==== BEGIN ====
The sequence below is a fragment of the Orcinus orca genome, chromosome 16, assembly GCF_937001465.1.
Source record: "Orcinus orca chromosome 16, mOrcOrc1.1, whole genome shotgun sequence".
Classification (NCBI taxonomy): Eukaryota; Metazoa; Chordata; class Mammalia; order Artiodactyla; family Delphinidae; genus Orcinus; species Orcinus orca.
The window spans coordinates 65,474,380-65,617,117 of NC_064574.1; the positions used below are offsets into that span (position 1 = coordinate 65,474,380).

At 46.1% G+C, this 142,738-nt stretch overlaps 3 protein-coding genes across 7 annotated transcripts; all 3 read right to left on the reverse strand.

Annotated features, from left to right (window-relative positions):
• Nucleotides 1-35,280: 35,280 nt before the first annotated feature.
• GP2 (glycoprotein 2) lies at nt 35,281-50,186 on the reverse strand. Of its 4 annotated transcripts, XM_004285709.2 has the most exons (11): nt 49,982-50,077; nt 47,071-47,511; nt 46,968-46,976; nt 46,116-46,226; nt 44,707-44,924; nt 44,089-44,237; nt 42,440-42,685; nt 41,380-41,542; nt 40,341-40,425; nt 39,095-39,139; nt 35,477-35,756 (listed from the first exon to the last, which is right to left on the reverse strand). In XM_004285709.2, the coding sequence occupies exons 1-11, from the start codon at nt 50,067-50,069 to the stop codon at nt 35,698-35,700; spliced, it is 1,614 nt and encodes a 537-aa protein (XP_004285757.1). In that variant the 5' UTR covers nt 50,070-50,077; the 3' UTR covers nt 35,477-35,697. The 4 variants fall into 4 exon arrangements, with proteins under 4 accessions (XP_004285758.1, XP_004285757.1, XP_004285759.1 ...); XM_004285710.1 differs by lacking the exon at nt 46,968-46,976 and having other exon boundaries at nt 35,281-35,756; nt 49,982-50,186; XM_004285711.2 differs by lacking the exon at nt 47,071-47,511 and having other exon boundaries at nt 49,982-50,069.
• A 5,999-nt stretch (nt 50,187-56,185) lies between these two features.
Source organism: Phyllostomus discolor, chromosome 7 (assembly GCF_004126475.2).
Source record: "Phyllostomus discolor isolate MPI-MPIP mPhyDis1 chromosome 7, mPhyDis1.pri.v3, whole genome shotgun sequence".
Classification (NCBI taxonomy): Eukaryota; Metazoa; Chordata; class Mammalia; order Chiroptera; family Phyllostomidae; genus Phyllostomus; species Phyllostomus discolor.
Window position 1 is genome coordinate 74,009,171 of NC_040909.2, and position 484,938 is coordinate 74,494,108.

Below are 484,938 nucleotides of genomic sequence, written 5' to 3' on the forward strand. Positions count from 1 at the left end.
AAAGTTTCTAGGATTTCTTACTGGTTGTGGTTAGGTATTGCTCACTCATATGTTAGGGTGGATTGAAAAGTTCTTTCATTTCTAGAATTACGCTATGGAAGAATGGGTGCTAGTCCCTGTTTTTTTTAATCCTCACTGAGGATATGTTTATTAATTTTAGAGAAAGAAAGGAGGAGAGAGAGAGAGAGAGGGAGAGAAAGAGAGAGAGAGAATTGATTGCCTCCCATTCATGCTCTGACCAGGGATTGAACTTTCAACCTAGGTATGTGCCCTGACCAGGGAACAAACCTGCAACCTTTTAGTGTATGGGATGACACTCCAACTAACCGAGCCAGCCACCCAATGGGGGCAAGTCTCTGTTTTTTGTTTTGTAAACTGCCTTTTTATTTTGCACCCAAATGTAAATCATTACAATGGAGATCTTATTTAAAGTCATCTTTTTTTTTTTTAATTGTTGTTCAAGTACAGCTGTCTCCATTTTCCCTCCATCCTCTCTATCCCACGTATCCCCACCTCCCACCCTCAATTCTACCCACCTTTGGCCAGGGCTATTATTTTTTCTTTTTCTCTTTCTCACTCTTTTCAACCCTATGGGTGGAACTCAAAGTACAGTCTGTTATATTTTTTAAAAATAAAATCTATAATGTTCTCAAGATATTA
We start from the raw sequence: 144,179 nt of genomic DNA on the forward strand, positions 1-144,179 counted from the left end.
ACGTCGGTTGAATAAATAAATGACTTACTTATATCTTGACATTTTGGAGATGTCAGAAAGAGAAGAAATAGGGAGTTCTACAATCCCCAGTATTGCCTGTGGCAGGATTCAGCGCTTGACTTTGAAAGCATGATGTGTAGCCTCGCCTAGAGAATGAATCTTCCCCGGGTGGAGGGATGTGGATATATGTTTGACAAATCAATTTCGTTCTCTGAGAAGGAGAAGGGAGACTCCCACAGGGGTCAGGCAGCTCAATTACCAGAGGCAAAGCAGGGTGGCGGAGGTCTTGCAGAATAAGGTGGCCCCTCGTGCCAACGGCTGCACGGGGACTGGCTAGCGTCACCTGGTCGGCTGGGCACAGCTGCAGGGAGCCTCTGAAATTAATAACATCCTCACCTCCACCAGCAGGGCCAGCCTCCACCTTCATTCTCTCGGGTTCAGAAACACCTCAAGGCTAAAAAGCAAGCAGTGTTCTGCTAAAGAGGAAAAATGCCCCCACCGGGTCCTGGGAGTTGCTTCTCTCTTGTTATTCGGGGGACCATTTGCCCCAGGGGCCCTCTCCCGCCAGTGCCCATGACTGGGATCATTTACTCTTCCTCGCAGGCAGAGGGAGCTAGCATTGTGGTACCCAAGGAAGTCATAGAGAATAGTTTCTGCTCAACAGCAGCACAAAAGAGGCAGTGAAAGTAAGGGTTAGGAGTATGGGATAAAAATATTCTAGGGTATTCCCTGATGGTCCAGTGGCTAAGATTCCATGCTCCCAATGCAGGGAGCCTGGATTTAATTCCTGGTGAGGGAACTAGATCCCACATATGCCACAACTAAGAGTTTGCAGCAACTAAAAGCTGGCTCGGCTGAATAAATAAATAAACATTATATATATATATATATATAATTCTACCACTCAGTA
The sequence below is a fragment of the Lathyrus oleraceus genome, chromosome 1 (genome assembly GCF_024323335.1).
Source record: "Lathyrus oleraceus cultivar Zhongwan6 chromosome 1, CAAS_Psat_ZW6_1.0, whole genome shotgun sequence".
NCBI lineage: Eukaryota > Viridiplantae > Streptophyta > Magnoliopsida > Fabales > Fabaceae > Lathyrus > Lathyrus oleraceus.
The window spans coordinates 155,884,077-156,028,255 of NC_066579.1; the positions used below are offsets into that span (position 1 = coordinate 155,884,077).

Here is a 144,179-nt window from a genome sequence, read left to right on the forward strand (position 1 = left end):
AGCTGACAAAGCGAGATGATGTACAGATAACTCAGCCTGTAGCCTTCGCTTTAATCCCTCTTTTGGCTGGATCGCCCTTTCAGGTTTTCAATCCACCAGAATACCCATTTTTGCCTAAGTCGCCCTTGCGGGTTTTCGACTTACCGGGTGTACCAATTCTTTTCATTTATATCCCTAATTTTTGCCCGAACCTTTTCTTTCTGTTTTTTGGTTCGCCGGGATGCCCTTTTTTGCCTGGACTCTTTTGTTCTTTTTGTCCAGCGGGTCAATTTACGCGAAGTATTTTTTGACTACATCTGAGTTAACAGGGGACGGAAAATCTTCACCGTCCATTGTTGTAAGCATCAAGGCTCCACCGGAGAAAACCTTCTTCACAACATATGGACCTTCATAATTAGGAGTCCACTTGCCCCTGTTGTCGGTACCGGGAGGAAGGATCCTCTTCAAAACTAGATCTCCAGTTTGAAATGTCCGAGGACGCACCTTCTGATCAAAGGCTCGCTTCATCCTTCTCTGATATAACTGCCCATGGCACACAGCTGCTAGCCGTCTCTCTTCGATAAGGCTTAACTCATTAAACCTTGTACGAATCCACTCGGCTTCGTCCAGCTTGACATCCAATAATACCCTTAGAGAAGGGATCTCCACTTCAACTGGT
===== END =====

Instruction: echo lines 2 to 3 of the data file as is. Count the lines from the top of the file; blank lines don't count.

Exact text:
Source record: "Orcinus orca chromosome 16, mOrcOrc1.1, whole genome shotgun sequence".
Classification (NCBI taxonomy): Eukaryota; Metazoa; Chordata; class Mammalia; order Artiodactyla; family Delphinidae; genus Orcinus; species Orcinus orca.